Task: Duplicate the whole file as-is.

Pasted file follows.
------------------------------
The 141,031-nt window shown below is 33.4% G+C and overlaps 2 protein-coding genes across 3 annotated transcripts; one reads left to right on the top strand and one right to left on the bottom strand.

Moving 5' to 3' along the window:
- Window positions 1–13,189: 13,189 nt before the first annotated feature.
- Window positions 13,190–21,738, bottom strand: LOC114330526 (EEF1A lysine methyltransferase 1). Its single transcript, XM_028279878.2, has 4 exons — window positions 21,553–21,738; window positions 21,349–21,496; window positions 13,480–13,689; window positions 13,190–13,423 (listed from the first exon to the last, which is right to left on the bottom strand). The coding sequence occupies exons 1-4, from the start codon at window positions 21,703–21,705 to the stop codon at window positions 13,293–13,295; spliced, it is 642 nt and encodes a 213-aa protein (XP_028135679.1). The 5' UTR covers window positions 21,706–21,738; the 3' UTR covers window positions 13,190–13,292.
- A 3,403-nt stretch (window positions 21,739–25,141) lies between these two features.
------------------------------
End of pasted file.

The 141,031-nt window shown below is 33.4% G+C and overlaps 2 protein-coding genes across 3 annotated transcripts; one reads left to right on the top strand and one right to left on the bottom strand.

Moving 5' to 3' along the window:
- Window positions 1–13,189: 13,189 nt before the first annotated feature.
- Window positions 13,190–21,738, bottom strand: LOC114330526 (EEF1A lysine methyltransferase 1). Its single transcript, XM_028279878.2, has 4 exons — window positions 21,553–21,738; window positions 21,349–21,496; window positions 13,480–13,689; window positions 13,190–13,423 (listed from the first exon to the last, which is right to left on the bottom strand). The coding sequence occupies exons 1-4, from the start codon at window positions 21,703–21,705 to the stop codon at window positions 13,293–13,295; spliced, it is 642 nt and encodes a 213-aa protein (XP_028135679.1). The 5' UTR covers window positions 21,706–21,738; the 3' UTR covers window positions 13,190–13,292.
- A 3,403-nt stretch (window positions 21,739–25,141) lies between these two features.